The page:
For people with anxiety, depression, or addictions, the internet can be helpful or harmful. While we can find new information, connect to resources, and use creative online coping mechanisms, the online world can be a trap and become a new place for us to engage in unhealthy, maladaptive behaviors. Medical professionals refer to these negative internet behaviors as Problematic Internet Use (PIU), but some may refer to it as internet addiction. By definition PIU refers to a range of repetitive impairing behaviors, such as excessive video gaming, cybersex, online buying, gambling, streaming, social media use, online searching for health-related info and inability to control the amount of time spent interfacing with digital technology. The reported prevalence of PIU ranges from 1% to 36.7% (Young 1999, Ko, Yen et al. 2012). 


Just as a mental disorder causes distress and impairs functioning, PIU could negatively impact one’s social, emotional, and financial well-being. While some studies show that PIU might be related to other mental illnesses, research also shows PIU could also be a stand-alone problem apart from comorbid disorders (Chamberlain, Ioannidis et al. 2018; Finkenauer, Pollmann et al. 2012). More research is needed to fully understand the populations at risk for PIU. To do so, researchers can use tools such as Young’s Internet Addiction Test, but this measurement has some limitations (Young 1999).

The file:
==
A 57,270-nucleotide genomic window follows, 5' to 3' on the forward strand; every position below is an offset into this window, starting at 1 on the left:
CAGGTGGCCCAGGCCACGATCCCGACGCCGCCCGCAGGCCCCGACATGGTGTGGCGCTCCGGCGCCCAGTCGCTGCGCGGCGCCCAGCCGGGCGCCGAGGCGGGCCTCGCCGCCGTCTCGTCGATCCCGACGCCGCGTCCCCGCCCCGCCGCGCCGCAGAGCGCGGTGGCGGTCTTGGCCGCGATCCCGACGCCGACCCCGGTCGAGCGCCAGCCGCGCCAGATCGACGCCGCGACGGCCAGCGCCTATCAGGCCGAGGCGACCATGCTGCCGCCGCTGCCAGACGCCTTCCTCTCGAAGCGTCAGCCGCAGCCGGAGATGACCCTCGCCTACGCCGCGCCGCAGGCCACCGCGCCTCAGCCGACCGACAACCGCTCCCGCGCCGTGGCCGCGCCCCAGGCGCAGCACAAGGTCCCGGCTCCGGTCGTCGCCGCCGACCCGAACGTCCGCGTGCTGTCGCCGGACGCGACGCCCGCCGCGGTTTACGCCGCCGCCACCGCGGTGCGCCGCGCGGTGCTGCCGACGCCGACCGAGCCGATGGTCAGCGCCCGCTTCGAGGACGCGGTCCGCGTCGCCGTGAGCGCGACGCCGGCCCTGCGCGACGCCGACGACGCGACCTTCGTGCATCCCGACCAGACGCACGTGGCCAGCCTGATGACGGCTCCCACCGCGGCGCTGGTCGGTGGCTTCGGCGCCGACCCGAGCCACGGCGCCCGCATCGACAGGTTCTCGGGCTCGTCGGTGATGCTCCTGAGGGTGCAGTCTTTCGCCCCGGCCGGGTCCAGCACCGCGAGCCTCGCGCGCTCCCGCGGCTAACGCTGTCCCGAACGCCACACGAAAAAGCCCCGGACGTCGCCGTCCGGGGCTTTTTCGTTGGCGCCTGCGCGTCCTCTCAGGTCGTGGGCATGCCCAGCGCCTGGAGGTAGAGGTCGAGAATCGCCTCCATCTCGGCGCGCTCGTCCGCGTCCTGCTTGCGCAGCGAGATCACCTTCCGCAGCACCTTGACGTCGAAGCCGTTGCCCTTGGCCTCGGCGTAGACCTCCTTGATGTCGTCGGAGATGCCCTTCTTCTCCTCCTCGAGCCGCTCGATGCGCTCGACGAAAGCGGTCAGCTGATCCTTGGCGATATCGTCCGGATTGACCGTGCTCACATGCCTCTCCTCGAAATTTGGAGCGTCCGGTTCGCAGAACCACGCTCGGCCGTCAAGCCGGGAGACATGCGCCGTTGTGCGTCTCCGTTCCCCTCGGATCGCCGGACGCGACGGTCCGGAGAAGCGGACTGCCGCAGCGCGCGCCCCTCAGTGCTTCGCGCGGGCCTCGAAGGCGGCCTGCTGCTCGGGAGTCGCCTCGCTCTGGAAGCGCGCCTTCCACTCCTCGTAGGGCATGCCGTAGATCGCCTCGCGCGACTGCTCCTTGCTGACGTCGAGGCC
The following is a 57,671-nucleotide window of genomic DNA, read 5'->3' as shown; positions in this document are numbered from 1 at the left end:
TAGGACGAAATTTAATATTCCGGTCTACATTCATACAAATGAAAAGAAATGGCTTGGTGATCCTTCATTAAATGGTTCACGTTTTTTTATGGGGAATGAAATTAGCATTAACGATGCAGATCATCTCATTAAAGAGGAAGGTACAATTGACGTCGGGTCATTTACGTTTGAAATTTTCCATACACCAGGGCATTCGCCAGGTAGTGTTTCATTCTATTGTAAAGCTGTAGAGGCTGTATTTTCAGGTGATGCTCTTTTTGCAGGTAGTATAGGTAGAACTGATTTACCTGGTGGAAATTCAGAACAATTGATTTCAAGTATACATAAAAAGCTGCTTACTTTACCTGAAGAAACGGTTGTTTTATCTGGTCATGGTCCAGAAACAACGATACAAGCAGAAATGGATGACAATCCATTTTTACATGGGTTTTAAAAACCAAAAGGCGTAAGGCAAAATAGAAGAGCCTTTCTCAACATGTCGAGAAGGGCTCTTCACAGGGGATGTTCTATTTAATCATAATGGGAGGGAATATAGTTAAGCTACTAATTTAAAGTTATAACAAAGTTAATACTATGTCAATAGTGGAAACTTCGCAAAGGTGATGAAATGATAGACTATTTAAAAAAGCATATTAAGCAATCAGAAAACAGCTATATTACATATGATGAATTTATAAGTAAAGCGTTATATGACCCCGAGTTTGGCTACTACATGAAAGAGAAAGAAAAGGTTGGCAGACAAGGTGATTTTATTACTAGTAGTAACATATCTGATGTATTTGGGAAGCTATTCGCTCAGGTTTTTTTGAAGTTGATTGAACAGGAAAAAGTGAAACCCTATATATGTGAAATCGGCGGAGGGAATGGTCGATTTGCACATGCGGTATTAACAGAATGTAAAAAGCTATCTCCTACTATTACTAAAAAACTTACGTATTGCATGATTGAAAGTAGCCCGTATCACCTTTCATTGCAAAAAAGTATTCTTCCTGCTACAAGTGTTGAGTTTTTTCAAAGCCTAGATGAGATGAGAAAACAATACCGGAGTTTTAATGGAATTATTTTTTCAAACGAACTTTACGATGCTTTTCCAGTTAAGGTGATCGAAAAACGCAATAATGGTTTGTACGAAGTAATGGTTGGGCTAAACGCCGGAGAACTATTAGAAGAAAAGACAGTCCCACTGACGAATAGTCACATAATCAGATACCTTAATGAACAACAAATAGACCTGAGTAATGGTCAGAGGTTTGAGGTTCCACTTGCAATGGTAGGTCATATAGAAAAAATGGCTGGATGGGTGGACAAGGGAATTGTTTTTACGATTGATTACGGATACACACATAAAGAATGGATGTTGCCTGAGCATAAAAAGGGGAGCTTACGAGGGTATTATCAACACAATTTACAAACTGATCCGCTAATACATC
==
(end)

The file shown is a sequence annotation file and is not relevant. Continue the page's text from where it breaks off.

PIU is hard to recognize because many innocent actions can eventually become a PIU behavior. You can be following your passion and googling a topic of interest on your smartphone until thumb hurts from scrolling and your phone is out of battery. You want show a friend a video you saw online the other day, and hours go by and your friend has left, but you are still looking for that video. Or, you can become so emotionally attached to social media platforms that you can fall asleep counting the comments on your latest post, hoping to beat someone by getting more likes than the other user. 


This proposed study intends to look deeper into the PIU and investigate the factors driving PIU's onset and development. Among this broad topic, we are looking for patients input to narrow and refine our three research questions:
➢      Define PIU Prevalence:

  • Through the recruitment and screening of participants who would respond to an online screening questionnaire, we can assess individuals for PIU in order to determine its prevalence in the NYC area. 

➢     Assess Comorbid Conditions impact: 

  • By using key online clinical questionnaires and digital health measurements, we can look for correlations between PIU and physical and/or mental conditions and to determine the prevalence of conditions co-occurring with PIU.

➢     Create an adequate Digital health Intervention: 

  • With mobile app interventions (for example, limiting the time a user can be on a specific app or use smartphone in general) and providing continuous feedback on users internet behaviors, we could evaluate interventions that might reduce PIU incidence.